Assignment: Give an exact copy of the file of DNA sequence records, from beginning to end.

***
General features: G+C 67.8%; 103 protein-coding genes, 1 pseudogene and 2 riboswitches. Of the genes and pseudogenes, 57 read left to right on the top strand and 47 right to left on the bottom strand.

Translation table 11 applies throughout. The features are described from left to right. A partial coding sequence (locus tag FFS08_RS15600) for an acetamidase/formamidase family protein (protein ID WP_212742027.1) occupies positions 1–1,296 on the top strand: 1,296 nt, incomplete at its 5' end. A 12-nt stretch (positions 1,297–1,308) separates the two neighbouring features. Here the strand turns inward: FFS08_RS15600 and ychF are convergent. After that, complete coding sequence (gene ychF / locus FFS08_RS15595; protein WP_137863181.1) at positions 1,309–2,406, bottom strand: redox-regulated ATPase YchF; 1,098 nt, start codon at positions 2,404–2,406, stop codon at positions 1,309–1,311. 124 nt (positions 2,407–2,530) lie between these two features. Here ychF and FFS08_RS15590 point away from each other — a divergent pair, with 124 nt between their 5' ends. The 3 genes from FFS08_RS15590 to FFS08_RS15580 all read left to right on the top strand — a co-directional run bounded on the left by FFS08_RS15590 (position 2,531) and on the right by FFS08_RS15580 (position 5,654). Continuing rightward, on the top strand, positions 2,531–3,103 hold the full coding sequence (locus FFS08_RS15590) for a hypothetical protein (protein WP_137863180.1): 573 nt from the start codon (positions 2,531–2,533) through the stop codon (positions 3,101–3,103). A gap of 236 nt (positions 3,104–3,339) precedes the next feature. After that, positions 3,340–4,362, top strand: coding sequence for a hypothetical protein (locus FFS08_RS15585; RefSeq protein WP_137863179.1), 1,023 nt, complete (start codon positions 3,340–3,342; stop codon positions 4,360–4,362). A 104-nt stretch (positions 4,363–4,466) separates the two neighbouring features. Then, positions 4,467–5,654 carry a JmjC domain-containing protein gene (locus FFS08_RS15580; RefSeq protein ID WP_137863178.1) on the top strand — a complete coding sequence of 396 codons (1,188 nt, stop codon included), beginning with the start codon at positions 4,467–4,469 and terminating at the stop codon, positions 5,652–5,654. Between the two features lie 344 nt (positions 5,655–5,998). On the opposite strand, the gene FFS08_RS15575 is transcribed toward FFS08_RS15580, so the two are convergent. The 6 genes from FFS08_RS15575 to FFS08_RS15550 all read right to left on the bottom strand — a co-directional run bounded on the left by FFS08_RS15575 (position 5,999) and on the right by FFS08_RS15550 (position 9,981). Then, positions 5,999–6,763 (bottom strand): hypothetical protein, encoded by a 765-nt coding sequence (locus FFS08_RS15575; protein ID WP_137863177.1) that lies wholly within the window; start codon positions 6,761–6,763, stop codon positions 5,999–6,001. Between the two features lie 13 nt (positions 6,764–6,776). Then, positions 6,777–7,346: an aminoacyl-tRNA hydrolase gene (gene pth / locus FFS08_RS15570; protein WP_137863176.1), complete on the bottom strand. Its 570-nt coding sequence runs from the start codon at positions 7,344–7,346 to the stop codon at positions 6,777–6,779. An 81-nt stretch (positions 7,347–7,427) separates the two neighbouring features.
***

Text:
General features: G+C 67.8%; 103 protein-coding genes, 1 pseudogene and 2 riboswitches. Of the genes and pseudogenes, 57 read left to right on the top strand and 47 right to left on the bottom strand.

Translation table 11 applies throughout. The features are described from left to right. A partial coding sequence (locus tag FFS08_RS15600) for an acetamidase/formamidase family protein (protein ID WP_212742027.1) occupies positions 1–1,296 on the top strand: 1,296 nt, incomplete at its 5' end. A 12-nt stretch (positions 1,297–1,308) separates the two neighbouring features. Here the strand turns inward: FFS08_RS15600 and ychF are convergent. After that, complete coding sequence (gene ychF / locus FFS08_RS15595; protein WP_137863181.1) at positions 1,309–2,406, bottom strand: redox-regulated ATPase YchF; 1,098 nt, start codon at positions 2,404–2,406, stop codon at positions 1,309–1,311. 124 nt (positions 2,407–2,530) lie between these two features. Here ychF and FFS08_RS15590 point away from each other — a divergent pair, with 124 nt between their 5' ends. The 3 genes from FFS08_RS15590 to FFS08_RS15580 all read left to right on the top strand — a co-directional run bounded on the left by FFS08_RS15590 (position 2,531) and on the right by FFS08_RS15580 (position 5,654). Continuing rightward, on the top strand, positions 2,531–3,103 hold the full coding sequence (locus FFS08_RS15590) for a hypothetical protein (protein WP_137863180.1): 573 nt from the start codon (positions 2,531–2,533) through the stop codon (positions 3,101–3,103). A gap of 236 nt (positions 3,104–3,339) precedes the next feature. After that, positions 3,340–4,362, top strand: coding sequence for a hypothetical protein (locus FFS08_RS15585; RefSeq protein WP_137863179.1), 1,023 nt, complete (start codon positions 3,340–3,342; stop codon positions 4,360–4,362). A 104-nt stretch (positions 4,363–4,466) separates the two neighbouring features. Then, positions 4,467–5,654 carry a JmjC domain-containing protein gene (locus FFS08_RS15580; RefSeq protein ID WP_137863178.1) on the top strand — a complete coding sequence of 396 codons (1,188 nt, stop codon included), beginning with the start codon at positions 4,467–4,469 and terminating at the stop codon, positions 5,652–5,654. Between the two features lie 344 nt (positions 5,655–5,998). On the opposite strand, the gene FFS08_RS15575 is transcribed toward FFS08_RS15580, so the two are convergent. The 6 genes from FFS08_RS15575 to FFS08_RS15550 all read right to left on the bottom strand — a co-directional run bounded on the left by FFS08_RS15575 (position 5,999) and on the right by FFS08_RS15550 (position 9,981). Then, positions 5,999–6,763 (bottom strand): hypothetical protein, encoded by a 765-nt coding sequence (locus FFS08_RS15575; protein ID WP_137863177.1) that lies wholly within the window; start codon positions 6,761–6,763, stop codon positions 5,999–6,001. Between the two features lie 13 nt (positions 6,764–6,776). Then, positions 6,777–7,346: an aminoacyl-tRNA hydrolase gene (gene pth / locus FFS08_RS15570; protein WP_137863176.1), complete on the bottom strand. Its 570-nt coding sequence runs from the start codon at positions 7,344–7,346 to the stop codon at positions 6,777–6,779. An 81-nt stretch (positions 7,347–7,427) separates the two neighbouring features.